That puddling, swampy effect that signals erosion is due to over-saturated soil. Basically, the other areas of your lawn can't hold any more water, causing it to run and pool in lower-lying areas and taking soil with it. Fortunately, there are several ways to mitigate this.

The first option is to build a retaining wall around plant beds. Installing these walls a few inches deep in the soil physically prevents the water from migrating to other areas. Additionally, they'll keep the water closer to the bed, letting your plants gradually use it up.

The second option is to terrace the troublesome slope. To do this, you'll level off sections in the hill and create an incline that resembles stairs. The flat parts will allow the water to absorb into the soil rather than flowing away. You should put plants in those areas to increase the absorption.

2. Hydroseeding

If you're not too keen on the construction needed for edging and terracing, hydroseeding may just be the option for you. Hydroseeding works by spraying troublesome areas with a mixture of moisture retention polymers, fertilizer, biostimulants, and other ingredients. This slurry helps control erosion and establishes plant life.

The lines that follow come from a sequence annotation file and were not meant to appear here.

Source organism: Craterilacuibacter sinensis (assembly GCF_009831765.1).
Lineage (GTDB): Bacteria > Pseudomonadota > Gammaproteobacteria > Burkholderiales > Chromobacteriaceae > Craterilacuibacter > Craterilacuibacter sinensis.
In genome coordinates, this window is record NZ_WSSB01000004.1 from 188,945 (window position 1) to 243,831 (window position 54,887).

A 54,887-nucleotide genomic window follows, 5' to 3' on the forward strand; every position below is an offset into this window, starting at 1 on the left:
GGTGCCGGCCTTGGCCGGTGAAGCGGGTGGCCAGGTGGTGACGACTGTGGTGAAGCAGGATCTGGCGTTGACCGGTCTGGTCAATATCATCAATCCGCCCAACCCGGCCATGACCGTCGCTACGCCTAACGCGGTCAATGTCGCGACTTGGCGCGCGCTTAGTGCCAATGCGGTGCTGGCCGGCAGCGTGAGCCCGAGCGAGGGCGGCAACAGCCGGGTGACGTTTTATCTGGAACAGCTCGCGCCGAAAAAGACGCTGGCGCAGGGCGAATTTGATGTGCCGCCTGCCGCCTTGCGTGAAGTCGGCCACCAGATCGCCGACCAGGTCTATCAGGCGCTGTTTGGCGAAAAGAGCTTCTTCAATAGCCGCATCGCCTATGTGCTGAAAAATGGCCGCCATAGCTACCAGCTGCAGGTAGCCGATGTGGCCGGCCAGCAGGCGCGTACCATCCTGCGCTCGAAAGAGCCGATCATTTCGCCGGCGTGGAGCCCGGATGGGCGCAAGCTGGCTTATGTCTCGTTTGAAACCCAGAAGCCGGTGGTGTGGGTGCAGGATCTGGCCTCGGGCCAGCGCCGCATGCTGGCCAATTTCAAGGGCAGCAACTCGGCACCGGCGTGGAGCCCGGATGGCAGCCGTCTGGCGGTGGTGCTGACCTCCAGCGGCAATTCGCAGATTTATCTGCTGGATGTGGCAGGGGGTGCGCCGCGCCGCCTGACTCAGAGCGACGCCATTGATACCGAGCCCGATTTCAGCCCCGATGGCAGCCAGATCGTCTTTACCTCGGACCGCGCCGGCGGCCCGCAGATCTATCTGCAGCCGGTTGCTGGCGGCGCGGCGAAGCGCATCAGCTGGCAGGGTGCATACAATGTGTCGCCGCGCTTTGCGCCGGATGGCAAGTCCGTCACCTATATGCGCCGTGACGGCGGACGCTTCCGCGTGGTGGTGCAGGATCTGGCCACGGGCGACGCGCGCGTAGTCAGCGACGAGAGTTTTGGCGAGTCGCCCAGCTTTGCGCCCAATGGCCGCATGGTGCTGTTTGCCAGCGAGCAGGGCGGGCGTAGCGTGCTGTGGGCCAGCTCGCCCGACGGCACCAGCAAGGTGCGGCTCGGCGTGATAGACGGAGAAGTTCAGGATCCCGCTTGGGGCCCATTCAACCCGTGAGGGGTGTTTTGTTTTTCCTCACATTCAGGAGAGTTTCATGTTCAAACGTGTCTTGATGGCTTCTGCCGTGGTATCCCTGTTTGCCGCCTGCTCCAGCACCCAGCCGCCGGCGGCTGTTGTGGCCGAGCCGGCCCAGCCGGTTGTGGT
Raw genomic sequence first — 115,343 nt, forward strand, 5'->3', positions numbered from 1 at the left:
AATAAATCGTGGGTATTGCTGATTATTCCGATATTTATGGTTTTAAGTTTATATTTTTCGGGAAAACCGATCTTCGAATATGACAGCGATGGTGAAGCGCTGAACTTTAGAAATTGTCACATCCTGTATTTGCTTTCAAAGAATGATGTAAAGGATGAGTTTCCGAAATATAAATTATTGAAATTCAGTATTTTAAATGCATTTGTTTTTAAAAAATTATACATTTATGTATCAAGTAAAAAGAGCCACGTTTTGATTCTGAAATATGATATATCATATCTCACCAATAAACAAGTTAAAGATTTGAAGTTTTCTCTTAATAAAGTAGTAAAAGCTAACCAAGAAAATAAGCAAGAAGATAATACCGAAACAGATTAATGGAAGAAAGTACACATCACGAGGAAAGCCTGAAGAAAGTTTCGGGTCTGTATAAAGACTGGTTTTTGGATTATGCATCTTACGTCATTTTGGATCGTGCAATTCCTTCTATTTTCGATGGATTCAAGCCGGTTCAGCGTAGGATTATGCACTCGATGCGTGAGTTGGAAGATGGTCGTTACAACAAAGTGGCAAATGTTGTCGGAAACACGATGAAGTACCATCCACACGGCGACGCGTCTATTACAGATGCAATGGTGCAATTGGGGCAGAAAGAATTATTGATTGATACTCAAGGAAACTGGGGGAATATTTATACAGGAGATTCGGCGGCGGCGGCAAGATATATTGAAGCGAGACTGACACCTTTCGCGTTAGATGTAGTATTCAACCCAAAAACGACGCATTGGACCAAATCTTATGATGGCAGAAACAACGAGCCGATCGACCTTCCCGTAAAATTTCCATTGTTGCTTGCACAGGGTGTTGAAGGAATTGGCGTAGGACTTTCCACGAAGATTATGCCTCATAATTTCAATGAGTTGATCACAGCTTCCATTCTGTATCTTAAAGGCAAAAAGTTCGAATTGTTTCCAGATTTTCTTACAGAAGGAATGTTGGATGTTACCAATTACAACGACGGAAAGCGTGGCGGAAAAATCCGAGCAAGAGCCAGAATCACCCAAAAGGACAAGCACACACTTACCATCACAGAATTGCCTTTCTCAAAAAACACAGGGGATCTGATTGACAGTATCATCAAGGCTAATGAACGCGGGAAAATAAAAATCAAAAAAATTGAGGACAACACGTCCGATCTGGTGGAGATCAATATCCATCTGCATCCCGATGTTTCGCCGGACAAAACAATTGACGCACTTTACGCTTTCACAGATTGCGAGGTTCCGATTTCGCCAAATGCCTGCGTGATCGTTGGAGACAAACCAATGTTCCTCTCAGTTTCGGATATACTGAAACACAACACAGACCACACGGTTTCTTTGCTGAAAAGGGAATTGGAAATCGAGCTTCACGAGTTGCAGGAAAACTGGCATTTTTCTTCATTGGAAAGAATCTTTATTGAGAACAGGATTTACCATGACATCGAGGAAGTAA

Because the slurry contains moisture retention agents, it will help absorb excess water for some time after it's applied. This water will then nourish the seeds contained within the slurry, promoting rapid growth. While most plants offer protection against erosion, some work better than others, so be sure to choose the best variety for you.

3. Plants for Erosion Control

If you'd prefer a more organic method, using small or large plants to hold soil in place is highly effective. Cover crops — plants that enrich the soil when tilled in — are great options. This category covers rye, clover, vetch, and other such plants. These types have net-like roots, which hold soil and prevent weeds.

You can also use ground cover plants for erosion control. The more ornamental varieties include ivy, periwinkle, creeping juniper, and weeping forsythia. If you prefer plain old grass, try timothy grass, foxtail, or smooth brome.

For extra effectiveness, you may want to sow your chosen ground cover using hydroseeding, to ensure the seeds aren't washed away in the next rain.

4. Rain Gardens